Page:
Sinking Into The Pubslush
Years into publishing’s encounter with the digital dynamic, it’s not as if anything is holding still, is it? A kind of heaving grace is about the best you can find on some days in this deeply shaken, tech-swept industry. Every other week, my colleague Jane Friedman and I find ourselves looking at a small, choppy sea of potential topics for our author newsletter, The Hot Sheet. And as in any good tempest, you see small craft come floating by at times, unmoored, headed out toward the horizon.
A good example, just this week, bobbed by in the news that Pubslush has left the building.
— Ron Martínez (@ronmartinez) October 6, 2015
As I’d written here at Thought Catalog, at the end of August it looked like the crowdfunding service for books had been rescued in a deal with Toronto’s Greg Iaonnou of Colborne Communications. But, as Iaonnou now has it in his news release, “Unfortunately, the deal did not come to fruition and Pubslush has announced that it will be closing its doors after a three-year run as the only crowdfunding site of its kind.”
Talk about filling a vacuum. Iaonnou is simultaneously announcing—follow the bouncing start-up names—PubLaunch, to go live on the first of February. What you’ll see there now is a nice placeholder and some copy that indicates Iaonnou’s intention to consolidate his many author services under this new umbrella with his own crowdfunding element for “the authors and publishers who were looking to Pubslush for help on their journeys.”
I’ve come to like Iaonnou, good sense of humor. I don’t think he’ll mind a gentle Porter-poke at this line in his news release:
PubLaunch will be the new home for the book world, connecting readers, writers, and trusted industry professionals.
“The new home for the book world”? Not only are we all packing up to move to Canada, apparently, but those mistrusted industry professionals (and you know who you are) need not apply.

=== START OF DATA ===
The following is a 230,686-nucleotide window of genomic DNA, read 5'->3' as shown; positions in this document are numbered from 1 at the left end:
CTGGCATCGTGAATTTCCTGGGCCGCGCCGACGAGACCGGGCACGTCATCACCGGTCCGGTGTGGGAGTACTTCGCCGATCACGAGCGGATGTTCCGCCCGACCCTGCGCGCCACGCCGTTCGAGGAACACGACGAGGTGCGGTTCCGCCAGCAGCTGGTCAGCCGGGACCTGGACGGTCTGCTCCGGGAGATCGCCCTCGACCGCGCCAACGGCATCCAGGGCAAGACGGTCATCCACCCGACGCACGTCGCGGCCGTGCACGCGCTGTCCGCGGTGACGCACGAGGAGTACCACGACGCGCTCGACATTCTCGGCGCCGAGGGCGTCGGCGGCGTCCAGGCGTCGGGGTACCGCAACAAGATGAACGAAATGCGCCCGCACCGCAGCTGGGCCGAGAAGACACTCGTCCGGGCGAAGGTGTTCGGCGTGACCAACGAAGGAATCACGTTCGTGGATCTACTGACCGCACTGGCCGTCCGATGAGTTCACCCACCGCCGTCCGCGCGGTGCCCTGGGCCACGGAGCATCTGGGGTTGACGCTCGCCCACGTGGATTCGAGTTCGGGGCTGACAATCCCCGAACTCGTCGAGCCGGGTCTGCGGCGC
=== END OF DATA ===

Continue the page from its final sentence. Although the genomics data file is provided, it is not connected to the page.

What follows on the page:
Such is the typical heady verbiage of a start-up’s start-up. Most of them do promise us that “new home for the book world,” and some of them are still promising all those things years later when I recommend we start calling them done-started-ups.
Meanwhile, Hellen Barbara of Pubslush has kindly sent a note at my request for some confirmation, and she says, in part:
Yes, I am sorry to say that we will be closing. And yes, we really did give it our very best shot. The deal with Colborne didn’t progress as we would have liked and just wasn’t in our best interest. Amanda and I are very sad as we loved our authors and truly enjoyed working to make a positive difference in the publishing world. We are very proud of the strides we made and are thankful for all of the wonderful people we had the opportunity to work with. We hope that our influence and ideas will pave the way for others, and that authors will continue to receive the assistance they need to achieve success.
In The UK: ‘Kindlegeddon’
The Pubslush nosedive is floating alongside another business whiplash this week: Waterstones is yanking those Amazon Kindles off the shelves.
You might remember that the UK’s chief chain bookstore had started stocking Kindles in October 2012, according to my colleagues at The Bookseller (paywall on this one) ironically with the slogan, “There are two sides to every story.” I guess we’re getting the other side of that story now, as Waterstones managing director James Daunt speaks of how, “Sales of Kindles continue to be pitiful.”